John Kay, in “Banks got burned by their own ‘innocent fraud’,” argues that banks got themselves and the world at large in a heap of trouble via self delusion. Had the bets embodied in their products been presented in simpler terms, they would have recognized that they were bogus and bound to lose money. But the complicated structures blinded them to the fact that they were bound to end in tears.
Kay draws the term “innocent fraud” from John Kenneth Galbraith and describes it as:
the process that systematically benefits one group at the expense of another but generally falls short of outright criminality.
I have trouble with the construct, and am always amazed how activities, if perpetrated by someone outside by the banking classes, are seen in a different light. The damage wrought by the credit crisis is truly colossal, but the fact that the perps (for the most part) thought the products worked and the benefits were shared makes them “innocent?” I don’t buy that. Criminality is too low a standard for deeming behavior innocent of not.
Consider the sad fate of Eben Byers, an athlete, industrialist, and man about town of the 1920s. After sustaining an arm injury that refused to heal, his doctor prescribed (and received a 17% patent rebate on) a patent medicine. Eben thought it did him a great deal of good and began taking the potion two to three times a day.
The drink, Radithor, was radium dissolved in water. Byers lost his teeth and most of the bone mass in his jaw, and before his death, developed abcesses on his brain and holes in his skull. But the maker of the toxic potion was never prosecuted, since selling radium drinks was not against the law.
By the time Byers had the vast misfortune to happen upon Radithor, the risks of radium were coming to light, as factory workers who painted radium onto clocks and would use their lips to establish a point on their brushes were developing lip and mouth cancers. But the potion-makers nevertheless continued to sell their tonics until the Byers death killed the industry. Yet by falling short of Galbraith’s low bar of “outright criminality”, the makers of radium drinks would be deemed “innocent fraudsters” even as evidence that their products were dangerous mounted.
Similarly, there were early signs that the sourcing of mortgage product was turning toxic. Warnings started surfacing in 2005. The reason that Merrill was stuck with such a large book of “super senior” CDOs was that US buyers had started to cool on the product in 2006, and salesmen were increasingly looking to overseas buyers.
Now there were no doubt many technicians, focused on their little part of the production process, who were indeed insulated from knowledge of how dubious these instruments were becoming. But using the phase “innocent fraud” lets too many people, most importantly those at the top, who should have a broader perspective, off the hook.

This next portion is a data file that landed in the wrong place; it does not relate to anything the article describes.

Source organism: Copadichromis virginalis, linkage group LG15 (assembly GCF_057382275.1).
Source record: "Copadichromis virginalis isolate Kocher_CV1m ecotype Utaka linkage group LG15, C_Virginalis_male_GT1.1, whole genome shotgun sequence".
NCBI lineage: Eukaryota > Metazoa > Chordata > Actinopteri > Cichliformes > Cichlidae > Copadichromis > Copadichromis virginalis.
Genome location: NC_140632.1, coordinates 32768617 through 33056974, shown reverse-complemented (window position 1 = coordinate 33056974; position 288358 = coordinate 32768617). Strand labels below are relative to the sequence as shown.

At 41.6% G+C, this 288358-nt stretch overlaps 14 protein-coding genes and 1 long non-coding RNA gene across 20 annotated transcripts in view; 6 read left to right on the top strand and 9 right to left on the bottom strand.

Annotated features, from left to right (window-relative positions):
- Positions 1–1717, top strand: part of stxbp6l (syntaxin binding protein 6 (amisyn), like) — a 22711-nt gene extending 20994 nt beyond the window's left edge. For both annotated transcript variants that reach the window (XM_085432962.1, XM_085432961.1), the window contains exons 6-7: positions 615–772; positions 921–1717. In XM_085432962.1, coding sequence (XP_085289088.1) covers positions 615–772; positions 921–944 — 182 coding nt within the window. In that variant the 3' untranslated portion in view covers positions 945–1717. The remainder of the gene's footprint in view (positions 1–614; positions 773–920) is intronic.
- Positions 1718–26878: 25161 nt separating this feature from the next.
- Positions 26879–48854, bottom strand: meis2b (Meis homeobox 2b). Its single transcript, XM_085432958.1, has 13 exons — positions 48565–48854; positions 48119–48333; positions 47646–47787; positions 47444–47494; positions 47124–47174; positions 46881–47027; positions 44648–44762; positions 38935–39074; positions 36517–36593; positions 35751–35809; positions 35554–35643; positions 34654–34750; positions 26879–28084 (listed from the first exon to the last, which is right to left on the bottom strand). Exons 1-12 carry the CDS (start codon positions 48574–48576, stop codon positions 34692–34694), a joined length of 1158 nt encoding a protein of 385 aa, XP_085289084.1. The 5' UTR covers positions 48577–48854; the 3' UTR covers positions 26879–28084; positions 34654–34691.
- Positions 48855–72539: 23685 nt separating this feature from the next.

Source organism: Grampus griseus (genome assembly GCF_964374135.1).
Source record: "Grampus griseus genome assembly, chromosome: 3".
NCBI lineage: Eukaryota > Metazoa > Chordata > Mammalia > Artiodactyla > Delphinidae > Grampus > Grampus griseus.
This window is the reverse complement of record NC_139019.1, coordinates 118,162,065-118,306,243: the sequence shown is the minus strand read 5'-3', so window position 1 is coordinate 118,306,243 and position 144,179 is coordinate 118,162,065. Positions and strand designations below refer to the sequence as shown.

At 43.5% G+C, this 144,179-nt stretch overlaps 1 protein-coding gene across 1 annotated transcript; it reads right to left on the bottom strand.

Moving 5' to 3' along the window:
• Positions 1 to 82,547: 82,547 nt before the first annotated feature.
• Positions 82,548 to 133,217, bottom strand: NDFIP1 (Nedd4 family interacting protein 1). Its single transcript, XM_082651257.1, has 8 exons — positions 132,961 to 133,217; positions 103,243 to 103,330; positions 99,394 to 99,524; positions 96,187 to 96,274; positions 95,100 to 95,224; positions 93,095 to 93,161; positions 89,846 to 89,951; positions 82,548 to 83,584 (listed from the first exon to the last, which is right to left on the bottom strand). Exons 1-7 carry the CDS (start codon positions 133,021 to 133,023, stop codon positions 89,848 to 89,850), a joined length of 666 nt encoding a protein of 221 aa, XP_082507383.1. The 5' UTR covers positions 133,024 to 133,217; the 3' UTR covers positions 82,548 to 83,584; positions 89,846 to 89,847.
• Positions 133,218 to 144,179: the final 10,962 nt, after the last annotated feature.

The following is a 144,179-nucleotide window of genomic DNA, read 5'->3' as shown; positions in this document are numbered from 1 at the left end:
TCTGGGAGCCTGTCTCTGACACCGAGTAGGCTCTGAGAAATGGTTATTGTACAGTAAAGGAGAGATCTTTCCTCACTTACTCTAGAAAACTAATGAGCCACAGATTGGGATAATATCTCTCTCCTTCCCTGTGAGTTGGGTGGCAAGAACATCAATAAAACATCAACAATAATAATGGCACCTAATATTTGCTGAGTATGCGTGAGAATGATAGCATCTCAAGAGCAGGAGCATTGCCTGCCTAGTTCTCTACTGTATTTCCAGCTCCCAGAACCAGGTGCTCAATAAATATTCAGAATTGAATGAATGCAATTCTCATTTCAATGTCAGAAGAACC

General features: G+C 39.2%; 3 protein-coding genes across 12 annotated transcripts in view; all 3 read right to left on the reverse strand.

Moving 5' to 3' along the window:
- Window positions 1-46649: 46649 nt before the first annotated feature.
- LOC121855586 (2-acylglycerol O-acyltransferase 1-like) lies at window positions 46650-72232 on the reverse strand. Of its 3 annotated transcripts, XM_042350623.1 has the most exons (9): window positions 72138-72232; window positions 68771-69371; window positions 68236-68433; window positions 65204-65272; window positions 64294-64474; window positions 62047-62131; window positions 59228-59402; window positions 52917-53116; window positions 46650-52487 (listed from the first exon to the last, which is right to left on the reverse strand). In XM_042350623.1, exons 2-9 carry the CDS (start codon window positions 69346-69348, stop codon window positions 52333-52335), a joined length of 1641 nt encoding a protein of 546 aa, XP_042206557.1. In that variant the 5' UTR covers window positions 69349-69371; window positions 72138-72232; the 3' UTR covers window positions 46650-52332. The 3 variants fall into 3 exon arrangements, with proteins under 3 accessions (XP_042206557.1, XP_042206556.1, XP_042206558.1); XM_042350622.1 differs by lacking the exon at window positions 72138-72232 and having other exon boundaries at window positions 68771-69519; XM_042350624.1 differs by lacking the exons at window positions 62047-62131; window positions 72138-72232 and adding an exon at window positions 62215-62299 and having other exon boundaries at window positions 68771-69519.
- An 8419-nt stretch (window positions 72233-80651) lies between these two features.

Moreover, innocence hasn’t worked terribly well as a defense in the securities industry. Consider the case of Joseph Jett. Jett was a government bond trader at Kidder Peabody in the early 1990s. who had seemingly found a way to exploit anomalies and was coining money, In fact, what he had found was an anomaly in Kidder’s accounting system.
Unlike other demonized rogue trades, everything Jett did was in the open. His bosses, delighted to reap large bonuses based on his outside productions, never questioned the obvious: it ought to be impossible to earn that much money in a highly efficient market. And unlike other rogue traders, Jett did not lose money, although he did cause Kidder to produce overstated profits that later had to be reversed, a huge embarrassment for parent GE.
By all accounts, Jett was convinced that his strategy really did produce real profits, He believed what the systems told him. The strongest proof that he was not knowingly perpetrating a fraud was that he kept his accounts at Kidder, where they were seized. A crook would have moved a significant portion of his gains elsewhere.
The higher-ups were never investigated; all enforcement efforts focused on Jett, who initially won a victory with the NASD but the SEC later forced him to disgorge his bonuses, imposed a fine, and barred him from any involvement with financial trading.
I much prefer the terminology and analysis of George Akelof and Paul Romer. From the abstract of their paper, “Looting: The Economic Underworld of Bankruptcy for Profit“:
During the 1980s, a number of unusual financial crises occurred. In Chile, for example, the financial sector collapsed, leaving the government with responsibility for extensive foreign debts. In the United States, large numbers of government-insured savings and loans became insolvent – and the government picked up the tab. In Dallas, Texas, real estate prices and construction continued to boom even after vacancies had skyrocketed, and the suffered a dramatic collapse. Also in the United States, the junk bond market, which fueled the takeover wave, had a similar boom and bust.